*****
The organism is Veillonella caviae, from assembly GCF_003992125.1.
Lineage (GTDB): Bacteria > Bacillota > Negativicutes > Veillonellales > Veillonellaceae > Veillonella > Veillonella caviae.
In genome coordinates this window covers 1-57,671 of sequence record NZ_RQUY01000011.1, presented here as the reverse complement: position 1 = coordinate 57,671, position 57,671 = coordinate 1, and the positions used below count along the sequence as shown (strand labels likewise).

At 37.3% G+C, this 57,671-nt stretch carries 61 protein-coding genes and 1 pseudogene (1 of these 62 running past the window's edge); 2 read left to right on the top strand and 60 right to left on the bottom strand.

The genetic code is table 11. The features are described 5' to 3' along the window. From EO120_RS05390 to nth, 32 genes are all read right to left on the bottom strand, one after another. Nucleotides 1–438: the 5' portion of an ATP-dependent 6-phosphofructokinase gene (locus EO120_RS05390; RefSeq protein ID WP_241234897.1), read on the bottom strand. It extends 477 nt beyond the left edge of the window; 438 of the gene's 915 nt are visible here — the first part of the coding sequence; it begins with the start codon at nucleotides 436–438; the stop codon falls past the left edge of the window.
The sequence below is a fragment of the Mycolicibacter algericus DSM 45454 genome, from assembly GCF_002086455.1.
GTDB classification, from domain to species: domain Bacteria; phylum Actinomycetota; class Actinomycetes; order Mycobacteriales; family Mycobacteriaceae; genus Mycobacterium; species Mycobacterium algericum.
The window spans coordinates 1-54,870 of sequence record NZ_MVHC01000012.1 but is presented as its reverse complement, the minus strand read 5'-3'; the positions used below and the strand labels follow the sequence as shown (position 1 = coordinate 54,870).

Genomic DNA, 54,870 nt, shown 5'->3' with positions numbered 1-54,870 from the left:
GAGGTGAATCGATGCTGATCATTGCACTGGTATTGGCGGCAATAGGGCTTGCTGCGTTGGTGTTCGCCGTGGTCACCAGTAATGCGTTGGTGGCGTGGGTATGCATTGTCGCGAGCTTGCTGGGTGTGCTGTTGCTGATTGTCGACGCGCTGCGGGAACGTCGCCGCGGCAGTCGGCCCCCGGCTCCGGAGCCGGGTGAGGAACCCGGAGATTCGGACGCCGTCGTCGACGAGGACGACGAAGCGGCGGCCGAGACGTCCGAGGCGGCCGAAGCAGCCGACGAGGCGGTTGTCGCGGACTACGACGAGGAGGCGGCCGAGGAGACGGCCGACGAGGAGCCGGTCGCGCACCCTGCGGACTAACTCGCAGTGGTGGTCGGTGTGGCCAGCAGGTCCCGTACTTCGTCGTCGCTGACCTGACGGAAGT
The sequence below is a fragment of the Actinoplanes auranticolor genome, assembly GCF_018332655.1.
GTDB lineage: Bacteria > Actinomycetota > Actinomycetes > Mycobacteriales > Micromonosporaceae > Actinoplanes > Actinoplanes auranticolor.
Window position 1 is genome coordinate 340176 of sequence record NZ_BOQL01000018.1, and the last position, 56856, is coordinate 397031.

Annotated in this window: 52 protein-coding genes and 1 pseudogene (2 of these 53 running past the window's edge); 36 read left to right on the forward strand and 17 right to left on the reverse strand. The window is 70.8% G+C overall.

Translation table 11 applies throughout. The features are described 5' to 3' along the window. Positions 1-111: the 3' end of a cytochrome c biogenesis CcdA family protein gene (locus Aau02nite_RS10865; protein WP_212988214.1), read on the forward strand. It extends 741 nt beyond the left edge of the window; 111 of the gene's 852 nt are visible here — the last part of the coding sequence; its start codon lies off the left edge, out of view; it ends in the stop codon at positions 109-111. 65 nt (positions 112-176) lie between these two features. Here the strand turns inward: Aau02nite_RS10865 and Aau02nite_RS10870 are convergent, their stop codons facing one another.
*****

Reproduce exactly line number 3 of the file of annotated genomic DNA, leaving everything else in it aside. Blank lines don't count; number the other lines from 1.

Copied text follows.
In genome coordinates this window covers 1-57,671 of sequence record NZ_RQUY01000011.1, presented here as the reverse complement: position 1 = coordinate 57,671, position 57,671 = coordinate 1, and the positions used below count along the sequence as shown (strand labels likewise).